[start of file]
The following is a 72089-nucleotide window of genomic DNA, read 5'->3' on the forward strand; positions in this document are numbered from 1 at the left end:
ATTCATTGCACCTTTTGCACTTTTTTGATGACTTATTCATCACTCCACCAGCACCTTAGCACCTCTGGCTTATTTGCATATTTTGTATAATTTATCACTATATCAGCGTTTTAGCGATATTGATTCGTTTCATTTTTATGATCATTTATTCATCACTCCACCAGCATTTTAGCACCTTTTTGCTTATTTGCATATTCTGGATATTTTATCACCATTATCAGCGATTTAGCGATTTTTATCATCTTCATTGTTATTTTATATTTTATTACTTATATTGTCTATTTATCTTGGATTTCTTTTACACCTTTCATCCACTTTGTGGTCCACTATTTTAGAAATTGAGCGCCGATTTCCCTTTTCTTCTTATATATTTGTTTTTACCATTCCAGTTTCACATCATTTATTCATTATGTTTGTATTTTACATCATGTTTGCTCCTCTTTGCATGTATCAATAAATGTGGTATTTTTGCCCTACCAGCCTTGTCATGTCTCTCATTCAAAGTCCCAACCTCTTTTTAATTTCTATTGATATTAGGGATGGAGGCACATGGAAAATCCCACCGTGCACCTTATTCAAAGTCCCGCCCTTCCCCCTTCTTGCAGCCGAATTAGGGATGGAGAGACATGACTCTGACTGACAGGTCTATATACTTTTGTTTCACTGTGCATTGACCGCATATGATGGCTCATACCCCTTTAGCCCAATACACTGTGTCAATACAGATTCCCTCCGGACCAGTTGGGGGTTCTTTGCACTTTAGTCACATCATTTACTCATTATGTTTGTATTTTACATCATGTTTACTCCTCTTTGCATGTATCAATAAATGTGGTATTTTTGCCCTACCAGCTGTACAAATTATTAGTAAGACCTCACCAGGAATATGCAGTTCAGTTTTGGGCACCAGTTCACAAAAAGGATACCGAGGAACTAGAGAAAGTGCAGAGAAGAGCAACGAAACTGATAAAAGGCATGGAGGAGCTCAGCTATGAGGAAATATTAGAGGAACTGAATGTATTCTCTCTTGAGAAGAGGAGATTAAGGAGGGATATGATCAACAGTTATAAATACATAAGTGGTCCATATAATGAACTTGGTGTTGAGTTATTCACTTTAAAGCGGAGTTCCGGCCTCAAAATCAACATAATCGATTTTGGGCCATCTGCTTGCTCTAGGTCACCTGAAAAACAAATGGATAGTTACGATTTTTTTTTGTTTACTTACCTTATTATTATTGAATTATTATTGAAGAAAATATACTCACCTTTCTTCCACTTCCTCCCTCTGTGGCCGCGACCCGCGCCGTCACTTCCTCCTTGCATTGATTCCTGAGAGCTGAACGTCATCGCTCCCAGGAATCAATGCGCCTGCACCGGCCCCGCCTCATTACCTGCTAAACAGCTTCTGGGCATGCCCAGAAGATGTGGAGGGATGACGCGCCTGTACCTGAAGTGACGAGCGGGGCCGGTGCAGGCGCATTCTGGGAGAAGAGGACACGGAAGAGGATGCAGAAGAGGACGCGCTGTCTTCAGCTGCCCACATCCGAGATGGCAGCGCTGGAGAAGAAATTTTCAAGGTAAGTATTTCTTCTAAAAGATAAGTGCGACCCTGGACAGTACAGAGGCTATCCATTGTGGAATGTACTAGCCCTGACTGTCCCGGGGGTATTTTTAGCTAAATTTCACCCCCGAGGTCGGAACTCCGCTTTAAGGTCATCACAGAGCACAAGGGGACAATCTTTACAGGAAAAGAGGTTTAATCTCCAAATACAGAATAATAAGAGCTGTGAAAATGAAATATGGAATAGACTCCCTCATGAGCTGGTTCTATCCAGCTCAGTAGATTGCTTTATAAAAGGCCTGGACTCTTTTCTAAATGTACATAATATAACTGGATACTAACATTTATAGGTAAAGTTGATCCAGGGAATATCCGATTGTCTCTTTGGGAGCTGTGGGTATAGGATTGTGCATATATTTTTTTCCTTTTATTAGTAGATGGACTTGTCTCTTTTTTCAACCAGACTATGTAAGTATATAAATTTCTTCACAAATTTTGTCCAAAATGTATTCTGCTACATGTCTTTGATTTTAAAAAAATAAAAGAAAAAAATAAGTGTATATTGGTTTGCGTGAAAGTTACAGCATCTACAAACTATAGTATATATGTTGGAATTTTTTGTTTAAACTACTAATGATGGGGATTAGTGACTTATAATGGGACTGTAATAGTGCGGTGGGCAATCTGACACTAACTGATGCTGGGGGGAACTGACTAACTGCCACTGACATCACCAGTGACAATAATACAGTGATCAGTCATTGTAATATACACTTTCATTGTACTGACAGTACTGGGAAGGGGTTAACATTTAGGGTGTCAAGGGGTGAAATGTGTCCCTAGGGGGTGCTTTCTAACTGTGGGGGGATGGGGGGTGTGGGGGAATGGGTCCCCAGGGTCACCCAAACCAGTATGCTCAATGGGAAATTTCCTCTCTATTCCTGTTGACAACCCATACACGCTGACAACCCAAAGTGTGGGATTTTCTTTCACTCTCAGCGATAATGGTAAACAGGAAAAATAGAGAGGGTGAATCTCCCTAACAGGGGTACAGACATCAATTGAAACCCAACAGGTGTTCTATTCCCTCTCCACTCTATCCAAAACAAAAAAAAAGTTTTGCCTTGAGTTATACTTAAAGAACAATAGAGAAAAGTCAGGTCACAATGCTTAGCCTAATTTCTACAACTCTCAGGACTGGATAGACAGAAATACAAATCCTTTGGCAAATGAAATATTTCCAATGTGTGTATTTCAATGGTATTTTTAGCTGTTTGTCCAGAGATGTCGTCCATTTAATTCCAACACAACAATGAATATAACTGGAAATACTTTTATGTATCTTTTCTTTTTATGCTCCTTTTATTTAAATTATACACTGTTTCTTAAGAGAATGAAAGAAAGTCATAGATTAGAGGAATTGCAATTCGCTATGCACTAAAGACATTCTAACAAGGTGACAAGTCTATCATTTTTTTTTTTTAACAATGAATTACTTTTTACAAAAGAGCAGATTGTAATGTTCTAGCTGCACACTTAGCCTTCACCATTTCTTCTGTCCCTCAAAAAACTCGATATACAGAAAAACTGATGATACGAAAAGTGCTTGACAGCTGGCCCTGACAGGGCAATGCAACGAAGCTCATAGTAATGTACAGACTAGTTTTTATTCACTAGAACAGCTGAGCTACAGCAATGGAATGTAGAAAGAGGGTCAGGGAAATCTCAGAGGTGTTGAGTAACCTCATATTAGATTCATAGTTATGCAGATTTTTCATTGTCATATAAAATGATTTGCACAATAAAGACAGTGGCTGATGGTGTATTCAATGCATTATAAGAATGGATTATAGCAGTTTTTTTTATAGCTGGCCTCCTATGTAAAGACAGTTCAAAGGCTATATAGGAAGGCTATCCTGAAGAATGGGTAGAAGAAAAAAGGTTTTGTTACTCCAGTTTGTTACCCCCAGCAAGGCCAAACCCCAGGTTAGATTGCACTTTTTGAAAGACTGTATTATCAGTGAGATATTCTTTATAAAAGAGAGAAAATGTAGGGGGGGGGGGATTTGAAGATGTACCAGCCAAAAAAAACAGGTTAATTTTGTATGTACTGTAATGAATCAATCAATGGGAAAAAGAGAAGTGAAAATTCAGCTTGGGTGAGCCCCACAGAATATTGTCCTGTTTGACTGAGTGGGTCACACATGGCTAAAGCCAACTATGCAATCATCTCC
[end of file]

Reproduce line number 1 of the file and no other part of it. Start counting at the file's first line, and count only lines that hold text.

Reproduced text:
The following is a 72089-nucleotide window of genomic DNA, read 5'->3' on the forward strand; positions in this document are numbered from 1 at the left end: